American and Japanese soldiers, stranded on a tiny Pacific island during World War II, must make a temporary truce and cooperate to survive various tribulations. Told through the eyes of ... See full summary »
In prohibition-era Chicago, the corrupt sheriff and Guy Gisborne, a south-side racketeer, knock off the boss Big Jim. Everyone falls in line behind Guy except Robbo, who controls the north ... See full summary »
Sammy Davis Jr.
Police detective Joe Leland investigates the murder of a homosexual man. While investigating, he discovers links to official corruption in New York City in this drama that delves into a world of sex and drugs.
Ad-agency president Dan Edwards who, when he goes to Mexico to celebrate his nineteenth wedding anniversary, winds up getting divorced by mistake - whereupon his wife Valerie marries his ... See full summary »
Ass-breaker Dingus Magee is looking for a gold train when he comes upon old acquaintance Hoke Birdsill on stage to San Francisco, and robs him of his money. Hoke goes to the nearby town of ... See full summary »
Captain Tom Reynolds and his band of skilled O.S.S. operatives are in WWII Burma to train the Kachin natives in modern warfare. But jungle combat, particularly against a Japanese army as ... See full summary »
Leaving home, young Buddy Baker arrives unannounced at the luxurious Manhattan apartment of his older brother, Alan, a swinging girl chasing bachelor who prefers his carefree life to ... See full summary »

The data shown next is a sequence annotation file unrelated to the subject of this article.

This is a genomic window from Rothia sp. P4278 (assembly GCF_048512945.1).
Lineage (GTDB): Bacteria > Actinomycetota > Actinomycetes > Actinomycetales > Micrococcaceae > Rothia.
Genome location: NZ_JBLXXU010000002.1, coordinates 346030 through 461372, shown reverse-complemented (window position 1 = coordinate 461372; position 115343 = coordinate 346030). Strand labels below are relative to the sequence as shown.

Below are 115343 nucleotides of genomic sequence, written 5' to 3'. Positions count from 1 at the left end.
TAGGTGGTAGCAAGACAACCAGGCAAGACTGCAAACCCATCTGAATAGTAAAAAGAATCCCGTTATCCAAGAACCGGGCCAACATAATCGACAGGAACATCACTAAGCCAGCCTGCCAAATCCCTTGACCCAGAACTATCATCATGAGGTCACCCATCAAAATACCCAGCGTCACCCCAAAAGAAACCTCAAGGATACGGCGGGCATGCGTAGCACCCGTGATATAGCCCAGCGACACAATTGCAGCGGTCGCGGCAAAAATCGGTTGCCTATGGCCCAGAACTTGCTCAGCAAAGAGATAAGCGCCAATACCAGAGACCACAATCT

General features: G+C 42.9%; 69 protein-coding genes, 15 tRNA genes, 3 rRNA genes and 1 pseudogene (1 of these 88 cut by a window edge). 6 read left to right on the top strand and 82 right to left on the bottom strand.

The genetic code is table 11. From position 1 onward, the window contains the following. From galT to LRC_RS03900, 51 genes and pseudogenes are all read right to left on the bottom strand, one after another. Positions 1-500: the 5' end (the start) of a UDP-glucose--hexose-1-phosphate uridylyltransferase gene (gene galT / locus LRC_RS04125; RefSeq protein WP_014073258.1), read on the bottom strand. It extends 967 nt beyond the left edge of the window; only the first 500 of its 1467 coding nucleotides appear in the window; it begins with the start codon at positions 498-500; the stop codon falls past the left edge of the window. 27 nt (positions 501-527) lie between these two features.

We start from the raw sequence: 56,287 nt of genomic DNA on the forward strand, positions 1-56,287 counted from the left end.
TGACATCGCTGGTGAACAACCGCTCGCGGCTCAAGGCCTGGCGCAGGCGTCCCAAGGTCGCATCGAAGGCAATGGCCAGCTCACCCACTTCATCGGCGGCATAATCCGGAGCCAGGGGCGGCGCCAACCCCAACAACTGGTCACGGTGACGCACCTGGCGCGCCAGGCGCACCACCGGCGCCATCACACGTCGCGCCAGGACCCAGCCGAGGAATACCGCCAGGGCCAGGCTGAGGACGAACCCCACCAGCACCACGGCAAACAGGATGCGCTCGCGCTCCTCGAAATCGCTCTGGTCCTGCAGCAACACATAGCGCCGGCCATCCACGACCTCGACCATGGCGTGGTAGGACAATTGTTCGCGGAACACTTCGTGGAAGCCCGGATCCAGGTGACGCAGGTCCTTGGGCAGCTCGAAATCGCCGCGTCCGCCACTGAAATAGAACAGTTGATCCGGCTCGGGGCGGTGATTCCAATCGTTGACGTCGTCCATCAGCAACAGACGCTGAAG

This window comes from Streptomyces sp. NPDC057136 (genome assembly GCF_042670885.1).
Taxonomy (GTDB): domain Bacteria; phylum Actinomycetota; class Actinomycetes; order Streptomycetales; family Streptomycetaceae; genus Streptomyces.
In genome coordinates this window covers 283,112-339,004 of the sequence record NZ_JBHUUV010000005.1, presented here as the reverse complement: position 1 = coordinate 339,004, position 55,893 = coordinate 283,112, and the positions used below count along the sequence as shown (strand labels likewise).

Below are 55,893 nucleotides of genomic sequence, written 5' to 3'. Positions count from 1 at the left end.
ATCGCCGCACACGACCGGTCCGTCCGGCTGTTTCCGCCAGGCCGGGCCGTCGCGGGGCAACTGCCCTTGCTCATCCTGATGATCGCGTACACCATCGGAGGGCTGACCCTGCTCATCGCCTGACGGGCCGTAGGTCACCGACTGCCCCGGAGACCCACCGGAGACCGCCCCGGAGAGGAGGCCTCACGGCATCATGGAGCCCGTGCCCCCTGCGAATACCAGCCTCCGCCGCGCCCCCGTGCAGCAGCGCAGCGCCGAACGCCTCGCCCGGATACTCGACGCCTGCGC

Frank Sinatra plays Joe E. Lewis, a famous comedian of the 1930s-50s. When the movie opens, Lewis is a young, talented singer who performs in speakeasies. When he bolts one job for another,... See full summary »
American and Japanese soldiers, stranded on a tiny Pacific island during World War II, must make a temporary truce and cooperate to survive various tribulations. Told through the eyes of the American and Japanese unit commanders, who must deal with an atmosphere of growing distrust and tension between their men. Written by
Martin Booda <firstname.lastname@example.org>
This movie's closing end coda states: "Nobody Ever Wins." See more »
One African American belongs to the USMC platoon. At this time, US military was not an integrated military and Blacks were segregated. This Black soldier couldn't have been member of this platoon. See more »
The line "Nobody Ever Wins" appears in place of "The End" just before the end credits start, which is appropriate given the film's anti-war message. See more »
Father of the Bride gets his revenge, or The (Ex) Son-in-law Also Falls.
Over in the trivia section of the IMDb there is a submission that reads something like..."When he (Tommy Sands)divorced Frank's kid (her name is Nancy), Sinatra allegedly saw to it that his (Sand's) career went permanently on the rocks"...or something like that. Statements like that should be followed by telling exactly just how this was accomplished. This film, "None But the Brave" may contain the answer. It was directed (none too well at that) by Mr. Sinatra, and Mr. Sands, in every scene he is in and every line he speaks, gives the most shrill, bizarre, over-the-top, irritating,mind-boggling, irksome, get-the-hook, somebody-please-shoot-him performance ever seen in a movie that had a budget of over $1200. He was not good enough as an actor to have been that bad on purpose. He was not good enough of an actor to have been that bad accidentally. Only a director on a mission can take a performer to the depths reached by Tommy Sands in this film. Thanks a lot, Dad.
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